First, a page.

Target Breach Is Tip Of Iceberg

Dec 23, 2013 | Updated Feb 22, 2014

computer hack

We've all read about Target's security breach. It was the work of some incredibly sophisticated criminals who hacked into Target's own network.

While the theft of 40 million credit cards makes for sensational news, it's a drop in the bucket considering the millions and millions of PCs and servers and smart phones and tablets that are outside a company's network firewall. It's the 800 pound gorilla no one's talking about. The data is sitting there. No hacking necessary. Inside men need not apply.

Stealing personal data, as well as company and client secrets, is far more prevalent (and a whole lot easier) than you'd imagine. Here's why:

Beware the Recycled PC.

Have you been employed anytime in the past ten years? You completed an I-9 Form with your social security number, address, signature, date of birth and maiden name. Your data was scanned and/or input into a personnel system.

Your personal information is probably stored on a company PC, or in the cloud on a shared hard drive. Even if you've left that company, I'll wager your record still exists. Somewhere.

As an employee, the PC you use may have email addresses, sensitive data, company intellectual property and logins to client's accounts. Pretty normal these days for tens of millions of business computers.

When you upgraded to a new PC, tablet or smart phone, what happened to your old equipment? Was it donated to a charity? Maybe you got to take it home for your kids to use (not sure if your clients would want to know that). Or, perhaps, your company sold it on eBay.

Where's that data now? Was it properly destroyed? Just deleting the files won't wipe the drive clean.

According to cyber security expert Rocco D'Amico, president of Brass Valley in Milford, Massachusetts, there are a few important things employees and employers need to do.

"First off, as an employee, you have a right to know. You just need to ask your employer what their policy is. If the company doesn't have a policy, there's no better time than the present to put one in place," according to D'Amico.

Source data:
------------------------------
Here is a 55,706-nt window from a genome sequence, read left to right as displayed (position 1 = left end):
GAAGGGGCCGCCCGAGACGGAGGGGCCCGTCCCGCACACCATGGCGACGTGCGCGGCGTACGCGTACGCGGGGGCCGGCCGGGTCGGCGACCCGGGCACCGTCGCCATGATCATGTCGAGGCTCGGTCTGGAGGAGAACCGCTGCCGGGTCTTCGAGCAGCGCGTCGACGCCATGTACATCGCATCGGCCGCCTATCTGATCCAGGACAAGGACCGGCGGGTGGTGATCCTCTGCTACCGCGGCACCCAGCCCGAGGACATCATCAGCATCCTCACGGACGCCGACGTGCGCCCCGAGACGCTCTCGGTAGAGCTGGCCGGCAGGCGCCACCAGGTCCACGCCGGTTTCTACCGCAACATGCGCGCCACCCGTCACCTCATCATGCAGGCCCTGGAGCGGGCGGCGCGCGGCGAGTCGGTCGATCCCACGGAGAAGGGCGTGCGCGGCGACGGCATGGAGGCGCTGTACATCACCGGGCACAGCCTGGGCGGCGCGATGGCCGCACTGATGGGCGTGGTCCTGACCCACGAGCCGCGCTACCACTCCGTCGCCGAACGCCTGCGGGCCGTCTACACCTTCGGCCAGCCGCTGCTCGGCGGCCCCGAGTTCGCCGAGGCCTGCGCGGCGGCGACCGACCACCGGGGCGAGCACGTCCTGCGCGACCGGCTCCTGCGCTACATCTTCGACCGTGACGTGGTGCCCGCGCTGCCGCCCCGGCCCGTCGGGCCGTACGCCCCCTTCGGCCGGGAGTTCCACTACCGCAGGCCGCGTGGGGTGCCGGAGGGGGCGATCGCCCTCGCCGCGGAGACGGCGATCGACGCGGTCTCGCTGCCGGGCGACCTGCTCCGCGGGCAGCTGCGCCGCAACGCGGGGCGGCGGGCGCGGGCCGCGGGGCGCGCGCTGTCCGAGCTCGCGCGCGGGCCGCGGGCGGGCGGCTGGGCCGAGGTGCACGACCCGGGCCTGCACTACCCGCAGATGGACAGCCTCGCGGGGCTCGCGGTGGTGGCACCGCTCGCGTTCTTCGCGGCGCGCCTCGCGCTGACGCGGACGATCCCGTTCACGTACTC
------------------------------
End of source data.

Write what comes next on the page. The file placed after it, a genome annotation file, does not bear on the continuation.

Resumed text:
We've been in the business for eleven years and work with large companies all across America that need to protect their data, and themselves. Many executives are surprised to learn that they could be ultimately liable for protecting that information.

When computer equipment is taken out of service it should be cleansed or destroyed. Companies like Brass Valley do this for companies or help them build systems within their facilities so they can do it themselves.

Most security breaches come from "off-network" equipment.

The Target incident is the tip of the iceberg because, depending on what studies you read, you'll find that most security breaches come from equipment that is not connected to the network.

D'Amico continued:

One of the issues we find is that many companies look at decommissioning their IT assets as a revenue producing function first and a data security function second. A lot of times the equipment still has value so they'll try selling it on eBay, they donate it to a charity or give it to an employee, which is all great. But they don't necessarily understand how to properly erase or destroy data.

Tossing it in a dumpster isn't a good idea, either. I can tell you for a fact that when people see electronic equipment in a dumpster, like a computer or a phone, there's a tendency to grab it. It just attracts people. Bad people. Plus, for larger companies, there are environmental laws preventing this.

Just because the data is in the cloud, doesn't mean it's safer. The "cloud" just means a computer that's shared over the internet. There are still hard drives with data.

As D'Amico puts it:

Surprisingly, there's a general misunderstanding of best practices for the decommissioning of company data center assets. I don't think data center, cloud-type providers are being asked questions beyond the superficial.

Recently we were looking at using an online bill paying application. I started asking questions from this cloud-based provider about how they protected the data. It was apparent that no one had ever asked them these kinds of questions. And because of that, I think they got a little bit of an education.

Business Owner Decommissioning Checklist.

  1. As a business owner, understand your liability isn't necessarily severed once equipment leaves your building. You retain liability for protecting people's sensitive information. This falls in the various regulations like HIPPA regulations or Sarbanes-Oxley. If the business takes credit cards, PCI regulations come into play.
  2. Vet your recycler or whoever you sell assets to. They must be able to prove (with electronic or video records) what they did to dispose or recycle your equipment as opposed to just saying it. The golden question to ask is: What's going to happen when something goes wrong? It's usually the question that separates the men from the boys.
  3. One of the best things any business can do from a protection standpoint is to understand what they have, in terms of equipment, and in terms of sensitive information and where it's kept.
  4. Get educated. Brass Valley has white papers on the subject, as does The International Association of Information Technology Asset Managers (IAITAM), an industry trade association.

John Fox is the Founder and President of Venture Marketing. He writes about issues especially important to small businesses leaders.